Sovereign suggests that Freddie Mac “ratified” Sovereign’s agency status after the fact by purchasing Sovereign’s bid. The ratification doctrine is inapt here, as it presumes, contrary to the requirements of Eaton, that at the time of the foreclosure sale, Sovereign was not authorized to act for Freddie Mac. See Licata v. GGNSC Malden Dexter LLC, 466 Mass. 793, 802 (2014), quoting from Linkage Corp. v. Trustees of Boston Univ., 425 Mass. 1, 18, cert. denied, 522 U.S. 1015 (1997) (“Where an agent lacks actual authority” to act on a principal’s behalf, the principal is nonetheless bound “if the principal acquiesces in the agent’s action, or fails promptly to disavow the unauthorized conduct after disclosure of material facts”).
 The summary judgment record includes a third affidavit signed by Kristy Kochenash, a banking officer of Sovereign, who stated based on “personal knowledge” and her review of Sovereign’s business records, “the Foreclosing Mortgagee was . . . [a]uthorized by the owner of the promissory note secured by the above mortgage to conduct the foreclosure sale.” Kochenash’s affidavit was titled an “Eaton Affidavit” and was filed in the registry of deeds three months after the foreclosure sale. See Eaton, supra at 589 & n.28 (suggesting that, prospectively, foreclosing mortgagees could clarify the chain of title for subsequent purchasers by filing an affidavit pursuant to G. L. c. 183, § 5B, in the registry of deeds stating that the mortgagee “either held the note or acted on behalf of the note holder at the time of the foreclosure sale”). The motion judge did not consider this affidavit because Sovereign never brought it to the judge’s attention. See Dziamba v. Warner & Stackpole LLP, 56 Mass. App. Ct. 397, 399 (2002) (noting that Superior Court Rule 9A[b], the “anti-ferreting” rule, is designed to prevent “throw[ing] a foot-high mass of undifferentiated material at the judge”). Accordingly, we decline to consider what effect this affidavit would have had on the cross motions for summary judgment.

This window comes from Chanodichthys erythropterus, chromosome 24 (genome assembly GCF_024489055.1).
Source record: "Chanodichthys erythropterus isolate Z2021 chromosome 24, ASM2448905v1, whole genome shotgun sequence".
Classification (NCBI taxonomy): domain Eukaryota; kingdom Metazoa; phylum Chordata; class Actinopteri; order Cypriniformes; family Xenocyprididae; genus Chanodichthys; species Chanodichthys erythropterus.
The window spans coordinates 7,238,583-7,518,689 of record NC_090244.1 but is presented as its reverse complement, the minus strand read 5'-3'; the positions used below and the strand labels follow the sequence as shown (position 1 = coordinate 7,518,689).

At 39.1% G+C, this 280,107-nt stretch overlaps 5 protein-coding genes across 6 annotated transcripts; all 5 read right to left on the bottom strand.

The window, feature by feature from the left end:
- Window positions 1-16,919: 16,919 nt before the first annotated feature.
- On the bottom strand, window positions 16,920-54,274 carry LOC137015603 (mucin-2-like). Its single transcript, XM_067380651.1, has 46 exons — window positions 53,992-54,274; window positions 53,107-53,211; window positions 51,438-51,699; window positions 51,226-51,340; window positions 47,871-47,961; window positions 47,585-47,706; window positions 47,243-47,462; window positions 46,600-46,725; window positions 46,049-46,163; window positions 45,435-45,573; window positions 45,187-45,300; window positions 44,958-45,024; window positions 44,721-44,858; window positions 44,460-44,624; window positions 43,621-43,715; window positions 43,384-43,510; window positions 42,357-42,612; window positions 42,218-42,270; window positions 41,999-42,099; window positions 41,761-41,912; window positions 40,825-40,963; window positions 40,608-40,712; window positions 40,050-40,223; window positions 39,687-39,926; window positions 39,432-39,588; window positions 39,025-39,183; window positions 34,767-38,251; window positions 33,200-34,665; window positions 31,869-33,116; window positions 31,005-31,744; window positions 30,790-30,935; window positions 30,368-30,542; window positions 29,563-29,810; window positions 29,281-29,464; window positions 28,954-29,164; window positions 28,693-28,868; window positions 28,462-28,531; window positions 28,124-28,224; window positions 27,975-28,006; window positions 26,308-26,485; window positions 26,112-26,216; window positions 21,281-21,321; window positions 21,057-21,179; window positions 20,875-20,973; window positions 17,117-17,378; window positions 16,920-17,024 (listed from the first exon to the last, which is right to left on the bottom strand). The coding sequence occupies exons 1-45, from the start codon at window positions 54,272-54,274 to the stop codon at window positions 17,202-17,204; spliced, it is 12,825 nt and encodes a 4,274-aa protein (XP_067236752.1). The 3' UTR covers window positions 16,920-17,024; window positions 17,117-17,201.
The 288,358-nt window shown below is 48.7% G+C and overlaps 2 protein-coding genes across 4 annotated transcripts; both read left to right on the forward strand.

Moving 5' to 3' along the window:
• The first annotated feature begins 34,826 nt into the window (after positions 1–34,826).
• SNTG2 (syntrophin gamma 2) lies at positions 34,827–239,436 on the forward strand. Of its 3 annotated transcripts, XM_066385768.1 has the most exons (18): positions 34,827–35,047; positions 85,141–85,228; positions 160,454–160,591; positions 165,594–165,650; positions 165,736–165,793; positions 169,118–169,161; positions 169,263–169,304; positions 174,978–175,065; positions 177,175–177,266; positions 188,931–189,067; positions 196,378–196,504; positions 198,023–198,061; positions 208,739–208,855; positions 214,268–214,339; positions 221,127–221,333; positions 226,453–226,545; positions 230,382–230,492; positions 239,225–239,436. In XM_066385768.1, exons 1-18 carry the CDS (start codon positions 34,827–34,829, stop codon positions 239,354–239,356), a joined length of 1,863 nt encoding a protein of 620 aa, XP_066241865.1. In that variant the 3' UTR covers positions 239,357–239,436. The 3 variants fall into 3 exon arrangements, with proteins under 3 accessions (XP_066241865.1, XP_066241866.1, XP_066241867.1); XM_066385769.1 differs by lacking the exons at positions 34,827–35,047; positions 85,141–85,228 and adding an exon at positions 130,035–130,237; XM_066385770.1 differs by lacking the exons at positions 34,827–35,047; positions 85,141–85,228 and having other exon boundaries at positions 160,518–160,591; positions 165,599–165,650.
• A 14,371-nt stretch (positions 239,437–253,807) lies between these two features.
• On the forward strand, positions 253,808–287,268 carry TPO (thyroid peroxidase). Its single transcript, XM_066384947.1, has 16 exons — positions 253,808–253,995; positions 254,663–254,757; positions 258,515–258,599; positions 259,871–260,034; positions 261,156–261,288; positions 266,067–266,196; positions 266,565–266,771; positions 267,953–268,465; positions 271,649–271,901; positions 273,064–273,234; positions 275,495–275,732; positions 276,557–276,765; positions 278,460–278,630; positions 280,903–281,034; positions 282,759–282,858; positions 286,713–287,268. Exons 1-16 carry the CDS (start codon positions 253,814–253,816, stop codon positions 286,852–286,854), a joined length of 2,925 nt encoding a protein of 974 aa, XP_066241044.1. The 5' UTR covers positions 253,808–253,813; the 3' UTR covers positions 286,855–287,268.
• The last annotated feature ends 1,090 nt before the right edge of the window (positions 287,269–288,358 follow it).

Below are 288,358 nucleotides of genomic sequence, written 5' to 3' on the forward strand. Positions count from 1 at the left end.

We note that under “An Act preventing unlawful and unnecessary foreclosures,” St. 2012, c. 194, effective November 1, 2012, foreclosing mortgagees must file an affidavit in the registry of deeds “[p]rior to publishing a notice of foreclosure sale,” certifying compliance with G. L. c. 244, § 35B, regarding good faith efforts to avoid foreclosure, and G. L. c. 244, § 35C, regarding the mortgagee’s status as either the holder of the note or the authorized agent of the note holder. These affidavits may be relied upon by “an arm’s-length third party purchaser for value,” but do not relieve the affiant from liability for failure to comply with these sections. G. L. c. 244, §§ 35B(b), (f), 35C(b). See St. 2015, c. 141, “An Act clearing titles to foreclosed properties” (allowing conclusive effect to affidavits demonstrating foreclosure complied with requirements of statutory power of sale three years after recording of affidavit, unless challenged in court).